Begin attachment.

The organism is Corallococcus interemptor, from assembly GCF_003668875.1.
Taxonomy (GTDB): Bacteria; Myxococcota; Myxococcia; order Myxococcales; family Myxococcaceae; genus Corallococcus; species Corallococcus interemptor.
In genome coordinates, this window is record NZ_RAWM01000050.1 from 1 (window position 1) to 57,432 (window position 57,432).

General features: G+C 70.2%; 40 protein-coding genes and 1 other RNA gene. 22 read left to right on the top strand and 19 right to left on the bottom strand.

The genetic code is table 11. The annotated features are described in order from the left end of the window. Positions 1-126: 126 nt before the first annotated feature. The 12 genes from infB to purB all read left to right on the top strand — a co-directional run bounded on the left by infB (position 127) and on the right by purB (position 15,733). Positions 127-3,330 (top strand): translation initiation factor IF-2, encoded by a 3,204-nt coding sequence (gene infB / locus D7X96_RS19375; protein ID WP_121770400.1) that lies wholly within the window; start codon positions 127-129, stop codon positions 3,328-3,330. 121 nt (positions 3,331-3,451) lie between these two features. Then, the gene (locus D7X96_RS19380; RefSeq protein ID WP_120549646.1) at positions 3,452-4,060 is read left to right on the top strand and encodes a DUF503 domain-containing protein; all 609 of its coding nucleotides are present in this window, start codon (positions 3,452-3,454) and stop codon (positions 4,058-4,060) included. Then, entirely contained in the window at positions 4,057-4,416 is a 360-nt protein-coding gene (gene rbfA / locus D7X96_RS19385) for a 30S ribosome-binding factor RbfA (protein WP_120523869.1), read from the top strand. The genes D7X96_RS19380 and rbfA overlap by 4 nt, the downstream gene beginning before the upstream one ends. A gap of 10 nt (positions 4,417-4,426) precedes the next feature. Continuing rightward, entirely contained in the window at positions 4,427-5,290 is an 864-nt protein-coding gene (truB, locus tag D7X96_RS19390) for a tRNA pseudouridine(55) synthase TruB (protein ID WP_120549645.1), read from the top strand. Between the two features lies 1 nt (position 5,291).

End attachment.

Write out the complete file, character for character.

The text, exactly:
The organism is Corallococcus interemptor, from assembly GCF_003668875.1.
Taxonomy (GTDB): Bacteria; Myxococcota; Myxococcia; order Myxococcales; family Myxococcaceae; genus Corallococcus; species Corallococcus interemptor.
In genome coordinates, this window is record NZ_RAWM01000050.1 from 1 (window position 1) to 57,432 (window position 57,432).

General features: G+C 70.2%; 40 protein-coding genes and 1 other RNA gene. 22 read left to right on the top strand and 19 right to left on the bottom strand.

The genetic code is table 11. The annotated features are described in order from the left end of the window. Positions 1-126: 126 nt before the first annotated feature. The 12 genes from infB to purB all read left to right on the top strand — a co-directional run bounded on the left by infB (position 127) and on the right by purB (position 15,733). Positions 127-3,330 (top strand): translation initiation factor IF-2, encoded by a 3,204-nt coding sequence (gene infB / locus D7X96_RS19375; protein ID WP_121770400.1) that lies wholly within the window; start codon positions 127-129, stop codon positions 3,328-3,330. 121 nt (positions 3,331-3,451) lie between these two features. Then, the gene (locus D7X96_RS19380; RefSeq protein ID WP_120549646.1) at positions 3,452-4,060 is read left to right on the top strand and encodes a DUF503 domain-containing protein; all 609 of its coding nucleotides are present in this window, start codon (positions 3,452-3,454) and stop codon (positions 4,058-4,060) included. Then, entirely contained in the window at positions 4,057-4,416 is a 360-nt protein-coding gene (gene rbfA / locus D7X96_RS19385) for a 30S ribosome-binding factor RbfA (protein WP_120523869.1), read from the top strand. The genes D7X96_RS19380 and rbfA overlap by 4 nt, the downstream gene beginning before the upstream one ends. A gap of 10 nt (positions 4,417-4,426) precedes the next feature. Continuing rightward, entirely contained in the window at positions 4,427-5,290 is an 864-nt protein-coding gene (truB, locus tag D7X96_RS19390) for a tRNA pseudouridine(55) synthase TruB (protein ID WP_120549645.1), read from the top strand. Between the two features lies 1 nt (position 5,291).